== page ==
With a buoyant outlook for M&A across many sectors in Australia, there are opportunities to be seized, markets to watch, and potential to find in less obvious places.
Merger and acquisition (M&A) activity in Australia is likely to increase, or at least remain steady in the next 12 months, according to 93 percent of respondents to KPMG’s Evolving Deals Landscape 2018 survey – sparking opportunity for those looking to merge, buy or sell. The respondents showed a marked rise in overall positive sentiment for increasing M&A, at 47 percent, up from 38 percent in 2017.
“There has been a reasonable increase in the number of buyers in the marketplace from private equity (PE) or financial investors, who have been able to raise new funds or recapitalise their funds, so there is a lot of money out there looking for homes,” says Peter Turner, National Lead Partner, Mergers & Acquisitions, KPMG.
This is leading to momentum across various industries, particularly in Energy and Natural Resources (ENR), with 74 percent of respondents expecting activity to increase.
“The overall economy is growing at core 2 percent and corporates have aspirations of double digit growth. So they’re looking to grow through M&A,” Turner says.
Here we explore where the opportunities for M&A sit, why Australia holds appeal, and the potential for companies that wish to sell or divest.
Amid continuing disruption and competition, companies need to increase their capabilities and think of new ways to grow – and one way to do this is through M&A. The survey showed that 40 percent of M&A activity is being driven by companies seeking to grab market share, and 38 percent through industry consolidation.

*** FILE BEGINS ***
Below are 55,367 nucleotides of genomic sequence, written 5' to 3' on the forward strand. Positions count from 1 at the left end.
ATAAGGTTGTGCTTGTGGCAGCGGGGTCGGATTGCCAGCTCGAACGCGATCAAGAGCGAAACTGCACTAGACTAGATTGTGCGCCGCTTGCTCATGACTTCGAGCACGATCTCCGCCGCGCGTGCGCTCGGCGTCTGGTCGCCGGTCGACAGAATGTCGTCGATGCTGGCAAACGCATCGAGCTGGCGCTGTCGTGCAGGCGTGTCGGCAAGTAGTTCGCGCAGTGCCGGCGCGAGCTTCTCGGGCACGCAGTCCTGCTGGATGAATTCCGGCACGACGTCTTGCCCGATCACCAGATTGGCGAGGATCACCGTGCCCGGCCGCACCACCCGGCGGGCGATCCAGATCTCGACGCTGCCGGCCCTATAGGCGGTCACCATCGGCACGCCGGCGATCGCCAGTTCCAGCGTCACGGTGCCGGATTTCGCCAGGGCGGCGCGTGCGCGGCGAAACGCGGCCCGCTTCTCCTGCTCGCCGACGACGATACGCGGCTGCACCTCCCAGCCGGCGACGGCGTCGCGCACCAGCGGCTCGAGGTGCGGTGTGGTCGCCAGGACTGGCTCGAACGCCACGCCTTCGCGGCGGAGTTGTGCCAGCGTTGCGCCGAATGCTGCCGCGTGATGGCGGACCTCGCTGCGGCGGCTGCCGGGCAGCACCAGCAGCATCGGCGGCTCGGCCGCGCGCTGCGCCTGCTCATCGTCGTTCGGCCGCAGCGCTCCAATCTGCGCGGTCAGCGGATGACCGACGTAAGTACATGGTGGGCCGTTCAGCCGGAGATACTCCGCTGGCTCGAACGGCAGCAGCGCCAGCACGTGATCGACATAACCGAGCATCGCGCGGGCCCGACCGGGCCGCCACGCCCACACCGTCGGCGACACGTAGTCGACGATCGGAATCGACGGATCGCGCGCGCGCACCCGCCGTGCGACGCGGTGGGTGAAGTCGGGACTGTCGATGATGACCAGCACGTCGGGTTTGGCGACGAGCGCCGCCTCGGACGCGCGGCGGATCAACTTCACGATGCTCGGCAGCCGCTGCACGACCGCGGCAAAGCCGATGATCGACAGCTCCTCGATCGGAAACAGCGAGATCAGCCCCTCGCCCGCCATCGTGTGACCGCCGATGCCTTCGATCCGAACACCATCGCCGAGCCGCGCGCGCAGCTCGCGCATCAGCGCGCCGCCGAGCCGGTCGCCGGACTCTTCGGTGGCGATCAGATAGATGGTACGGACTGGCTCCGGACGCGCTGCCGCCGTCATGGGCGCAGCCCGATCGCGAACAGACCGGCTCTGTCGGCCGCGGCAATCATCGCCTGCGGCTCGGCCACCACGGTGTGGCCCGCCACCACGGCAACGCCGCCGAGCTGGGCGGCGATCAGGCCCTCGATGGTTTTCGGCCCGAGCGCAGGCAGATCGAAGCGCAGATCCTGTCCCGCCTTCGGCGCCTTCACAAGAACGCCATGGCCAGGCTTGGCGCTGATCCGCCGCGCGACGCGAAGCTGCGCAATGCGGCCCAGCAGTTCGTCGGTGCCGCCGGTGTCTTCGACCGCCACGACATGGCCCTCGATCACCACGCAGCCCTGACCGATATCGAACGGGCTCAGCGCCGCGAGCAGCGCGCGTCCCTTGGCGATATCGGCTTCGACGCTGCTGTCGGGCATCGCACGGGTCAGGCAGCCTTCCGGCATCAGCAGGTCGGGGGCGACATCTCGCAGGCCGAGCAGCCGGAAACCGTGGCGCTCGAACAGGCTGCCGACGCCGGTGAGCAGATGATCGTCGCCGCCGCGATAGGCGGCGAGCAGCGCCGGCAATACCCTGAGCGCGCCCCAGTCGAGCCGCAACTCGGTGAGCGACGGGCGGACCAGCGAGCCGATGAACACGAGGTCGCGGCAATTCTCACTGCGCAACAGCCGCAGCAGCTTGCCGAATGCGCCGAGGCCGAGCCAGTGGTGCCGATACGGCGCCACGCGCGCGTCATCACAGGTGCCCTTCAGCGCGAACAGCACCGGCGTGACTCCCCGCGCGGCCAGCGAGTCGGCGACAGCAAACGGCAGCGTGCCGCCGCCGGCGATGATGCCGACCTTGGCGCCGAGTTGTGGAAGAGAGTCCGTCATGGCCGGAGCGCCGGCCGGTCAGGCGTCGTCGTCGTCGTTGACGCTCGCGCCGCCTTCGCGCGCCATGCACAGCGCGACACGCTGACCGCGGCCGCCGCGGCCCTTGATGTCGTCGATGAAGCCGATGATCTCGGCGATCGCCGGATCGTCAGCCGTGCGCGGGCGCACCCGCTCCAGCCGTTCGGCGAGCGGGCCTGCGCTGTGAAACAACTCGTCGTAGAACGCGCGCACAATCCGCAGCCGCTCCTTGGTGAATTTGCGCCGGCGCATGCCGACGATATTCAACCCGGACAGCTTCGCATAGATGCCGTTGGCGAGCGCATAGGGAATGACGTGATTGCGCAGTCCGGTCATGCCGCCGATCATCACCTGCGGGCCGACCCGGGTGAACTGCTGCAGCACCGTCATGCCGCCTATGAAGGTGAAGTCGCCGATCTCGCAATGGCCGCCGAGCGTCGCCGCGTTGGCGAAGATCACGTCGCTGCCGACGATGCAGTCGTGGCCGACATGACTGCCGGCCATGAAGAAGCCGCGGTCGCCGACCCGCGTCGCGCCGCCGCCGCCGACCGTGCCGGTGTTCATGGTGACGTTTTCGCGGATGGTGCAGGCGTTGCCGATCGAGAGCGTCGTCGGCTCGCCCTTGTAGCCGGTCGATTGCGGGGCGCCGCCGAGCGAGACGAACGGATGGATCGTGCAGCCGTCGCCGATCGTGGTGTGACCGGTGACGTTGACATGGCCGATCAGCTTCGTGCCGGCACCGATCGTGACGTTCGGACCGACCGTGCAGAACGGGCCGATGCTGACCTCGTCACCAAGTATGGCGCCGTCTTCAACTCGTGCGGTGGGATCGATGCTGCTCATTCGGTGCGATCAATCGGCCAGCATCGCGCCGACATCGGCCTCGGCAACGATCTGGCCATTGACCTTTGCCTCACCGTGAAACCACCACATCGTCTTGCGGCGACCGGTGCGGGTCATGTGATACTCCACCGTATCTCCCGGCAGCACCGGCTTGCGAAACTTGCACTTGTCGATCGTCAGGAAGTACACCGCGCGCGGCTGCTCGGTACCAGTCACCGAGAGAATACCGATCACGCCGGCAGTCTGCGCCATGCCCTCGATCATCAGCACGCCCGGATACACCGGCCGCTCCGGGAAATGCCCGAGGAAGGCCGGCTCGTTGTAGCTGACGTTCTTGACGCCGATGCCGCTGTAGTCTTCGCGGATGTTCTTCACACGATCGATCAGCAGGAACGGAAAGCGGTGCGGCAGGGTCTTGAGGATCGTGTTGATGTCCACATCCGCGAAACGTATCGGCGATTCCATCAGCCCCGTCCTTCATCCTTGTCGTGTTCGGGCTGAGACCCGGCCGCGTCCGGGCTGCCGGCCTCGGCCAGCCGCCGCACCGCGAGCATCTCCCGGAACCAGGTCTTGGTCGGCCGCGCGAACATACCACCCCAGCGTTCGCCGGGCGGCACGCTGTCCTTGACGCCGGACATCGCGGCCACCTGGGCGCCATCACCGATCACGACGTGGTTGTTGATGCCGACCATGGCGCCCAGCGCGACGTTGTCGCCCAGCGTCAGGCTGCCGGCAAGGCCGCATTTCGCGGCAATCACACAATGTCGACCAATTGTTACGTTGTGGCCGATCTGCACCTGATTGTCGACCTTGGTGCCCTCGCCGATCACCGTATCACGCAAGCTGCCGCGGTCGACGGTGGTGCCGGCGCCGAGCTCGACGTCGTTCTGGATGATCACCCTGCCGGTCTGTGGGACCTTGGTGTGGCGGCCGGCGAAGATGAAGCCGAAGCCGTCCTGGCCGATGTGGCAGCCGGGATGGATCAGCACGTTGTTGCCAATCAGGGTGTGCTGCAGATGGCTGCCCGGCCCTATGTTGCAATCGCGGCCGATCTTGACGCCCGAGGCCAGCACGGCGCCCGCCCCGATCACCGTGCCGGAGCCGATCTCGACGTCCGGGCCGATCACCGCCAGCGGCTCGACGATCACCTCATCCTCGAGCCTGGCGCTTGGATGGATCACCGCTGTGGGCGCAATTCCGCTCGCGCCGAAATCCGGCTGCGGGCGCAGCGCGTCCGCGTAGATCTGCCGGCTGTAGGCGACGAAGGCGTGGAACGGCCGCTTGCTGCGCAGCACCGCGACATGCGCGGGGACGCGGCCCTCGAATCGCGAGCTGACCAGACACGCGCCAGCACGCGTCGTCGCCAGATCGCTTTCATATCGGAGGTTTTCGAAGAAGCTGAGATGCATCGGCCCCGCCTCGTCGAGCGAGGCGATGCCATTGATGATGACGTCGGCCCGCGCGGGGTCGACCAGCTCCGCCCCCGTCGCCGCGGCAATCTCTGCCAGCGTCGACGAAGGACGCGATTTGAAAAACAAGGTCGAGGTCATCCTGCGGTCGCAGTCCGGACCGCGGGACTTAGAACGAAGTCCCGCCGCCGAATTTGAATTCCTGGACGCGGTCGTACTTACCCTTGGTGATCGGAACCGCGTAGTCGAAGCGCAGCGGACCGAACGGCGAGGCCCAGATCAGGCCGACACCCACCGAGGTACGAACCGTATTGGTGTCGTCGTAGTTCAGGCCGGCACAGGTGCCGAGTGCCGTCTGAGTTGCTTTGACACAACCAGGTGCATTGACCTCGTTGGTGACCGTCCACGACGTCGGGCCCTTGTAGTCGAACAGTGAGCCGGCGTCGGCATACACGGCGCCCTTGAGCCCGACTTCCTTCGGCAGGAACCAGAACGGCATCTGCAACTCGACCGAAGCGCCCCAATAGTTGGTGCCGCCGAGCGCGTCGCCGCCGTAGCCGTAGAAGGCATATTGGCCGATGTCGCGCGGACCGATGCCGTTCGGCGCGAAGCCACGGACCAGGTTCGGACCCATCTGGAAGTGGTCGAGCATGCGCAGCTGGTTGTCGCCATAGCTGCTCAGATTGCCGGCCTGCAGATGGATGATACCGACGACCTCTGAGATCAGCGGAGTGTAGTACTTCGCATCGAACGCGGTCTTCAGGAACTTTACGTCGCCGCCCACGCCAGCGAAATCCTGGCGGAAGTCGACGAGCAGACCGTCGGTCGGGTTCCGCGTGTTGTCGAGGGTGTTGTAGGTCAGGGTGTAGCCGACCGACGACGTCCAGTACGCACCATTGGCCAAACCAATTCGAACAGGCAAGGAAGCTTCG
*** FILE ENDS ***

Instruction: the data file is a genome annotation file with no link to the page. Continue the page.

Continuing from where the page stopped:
Nick Harridge, Partner, ENR Transaction Services, KPMG, says: “Corporates with confidence are being more aggressive in building M&A capability to make sure they are ready to pounce on opportunistic assets. This is particularly evident in resources companies and holds true for private equity also.”
Harridge says that there are significant investments going into the renewables space, both from offshore financial investors and offshore energy players for the Asian markets.
“That brings with it M&A to source funding for those projects. Domestic energy companies are also looking to grow with technology and infrastructure acquisitions as well,” he says.
In addition to ENR, Financial Services looks positive for activity, with 48 percent of survey respondents expecting an increase, and the broader corporate sector (consumer, retail, business services etc.). While this sector is so broad, Harridge says interest is held in companies such as strongly branded food, health and wellness (particularly vitamins), and beauty.
While big companies were once the apple of buyers’ eyes, now emerging and mid-sized enterprises have a strong look in. Helen Sutherland, Partner, Mergers & Acquisitions, KPMG, says acquiring new technology or capabilities to enable a business to move into new areas of service delivery or new markets is high on agendas.
“We are increasingly seeing large, global players that are interested in exploring acquisitions of businesses at an earlier stage of their life cycle as they provide access to IP that can then be leveraged across a larger platform,” she says.
Corporates are generally much more disciplined about their acquisition agenda now, and need to believe they can add strategic and operational value to a target, Sutherland says.
“High growth businesses that operate in markets with favourable industry trends are highly sought after assets and can command premium valuations.”